Even after a strong market pullback on Thursday, Devesh Kumar, India Head, CIMB is not too hopeful for the near-term upsides. Though he sees Nifty touching 6000 briefly, he believes it can go downwards. However, for the longer term, Kumar advises to look into companies with restructured balance sheets and improved assets.
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He does not see any major improvement in foreign investors' sentiment either. Kumar, in an interview to CNBC-TV18, says foreign funds are still trying to figure out winners and are not in a big hurry to park their money in India. He feels market has already factored in most of the macro related news and a 25 bps rate cut by Reserve Bank (RBI) in May policy.
Kumar suggests caution during stock selection. “If one cannot do stock selection then playing broader market may be somewhat risky for short-term,” he adds.
Below is the verbatim transcript of Devesh Kumar’s interview on CNBC-TV18
Q: The market has rallied quite a bit because of the fall in commodity prices. Do you see more upside from here?
A: It will be a mixed bag going forward and most of the macro related news is already in the price so some more upside, but that is in the short-term. We are positive for longer term and feel that if one takes a one-two years view, then improvement in macro situation will lead to some more improvement for various companies. At this point of time in India there are a quite a lot of risks at company level.
Most of the foreign flows are coming through top down exchange traded fund (ETF) money and the ones who are bottom up are still trying to indentify the winners. Downside risk is limited, but at the same time at specific levels many big time risks are there and a couple of bankruptcies still continue. One should be very careful in this market while doing stock selection and if one cannot do stock selection then playing broader market may be somewhat risky for short-term.
Q: What did you pick from last week, have these ETF inflows increased, have they just started resuming putting capital into a market like India? What is the nature of their activity in the last couple of sessions?
A: On the margin, there has been a positive shift in ETF flows because of improvement in macro factors and that has been seen. Overall, we have not seen any marked improvement in sentiment and people are still watching and are not in a hurry to enter Indian market at this point of time.
Q: What kind of market range are you predicting through the course of this month?
A: In near term, around 6000 levels should come or it will be much lower. However, for longer term, through informed investors people should start putting money. The trend that we would see for next two years, if one wants to make big money, has to play on restructuring. Many companies that are quite cheap at this point of time, are being punished because of the balance sheet.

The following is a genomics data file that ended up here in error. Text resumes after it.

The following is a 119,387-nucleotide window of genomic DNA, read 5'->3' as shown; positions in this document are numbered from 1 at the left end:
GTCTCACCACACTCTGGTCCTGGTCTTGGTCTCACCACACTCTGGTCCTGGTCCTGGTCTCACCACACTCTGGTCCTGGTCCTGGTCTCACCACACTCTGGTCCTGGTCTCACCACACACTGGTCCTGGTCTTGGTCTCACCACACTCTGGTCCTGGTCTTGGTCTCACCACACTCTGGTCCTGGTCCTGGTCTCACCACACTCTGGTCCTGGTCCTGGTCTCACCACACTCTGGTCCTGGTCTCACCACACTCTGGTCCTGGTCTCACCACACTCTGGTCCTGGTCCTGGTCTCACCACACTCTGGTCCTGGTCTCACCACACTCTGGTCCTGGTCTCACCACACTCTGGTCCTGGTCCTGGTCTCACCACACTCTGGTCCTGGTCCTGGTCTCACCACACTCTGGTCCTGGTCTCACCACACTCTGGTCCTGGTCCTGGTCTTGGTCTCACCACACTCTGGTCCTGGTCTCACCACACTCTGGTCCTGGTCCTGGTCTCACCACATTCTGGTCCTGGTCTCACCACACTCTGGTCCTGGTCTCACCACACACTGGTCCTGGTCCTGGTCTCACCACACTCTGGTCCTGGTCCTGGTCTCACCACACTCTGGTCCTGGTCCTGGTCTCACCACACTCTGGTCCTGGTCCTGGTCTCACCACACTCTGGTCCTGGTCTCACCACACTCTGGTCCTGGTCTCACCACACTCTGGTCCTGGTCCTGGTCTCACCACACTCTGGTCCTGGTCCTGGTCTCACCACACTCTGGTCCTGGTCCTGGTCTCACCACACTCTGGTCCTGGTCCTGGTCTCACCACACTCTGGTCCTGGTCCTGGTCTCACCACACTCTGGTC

Companies that have good quality assets and can restructure their balance sheet will provide handsome return. Also the ones that have good businesses, where they can get some inputs in management from larger companies operating globally such as Jet-Etihad, there again some money can be made. A number of companies, not very large number but size wise, could be significant who may find it difficult to turn around and they will create a big risk to investors and that is why banking stocks will also be under pressure because people are still suspecting pressure on asset quality.
Q: What are your expectations from the RBI next week, do you think they will just oblige with 25 bps which is consensus now or is there an outside chance of 50 bps?
A: They will maintain 25 bps and will keep giving this in small doses rather than give you a big one. 25 bps is already factored in the price, therefore, I don't see that RBI policy will have much impact on the market.
Q: What kind of action are you seeing in some of the high beta pockets amongst the investors? Are people interested in buying real estate and infrastructure or was it just a tactical move given the market rally?
A: In that space one has to be very selective due to the quality of management. If you look at order book and also the balance sheet, all three are diverse in that entire space. But, the time to pick the winners in that space has come more so in infrastructure and capital goods. In real estate, it will be again very specific to companies having exposure to the right locations and having the right balance sheet. So, time to look at the space has come but not with a short-term view, it will be for a longer term.
Q: What do you think is the biggest risk to this market?
A: Locally, some bad news on corporate front in terms of their cash situation, their balance sheet distortion so that is the biggest risk. I don't see politics as a big risk here now because things cannot go any worse here. We have been living with coalition since last 10-15 years so that will continue in similar fashion and is not going to give a shock.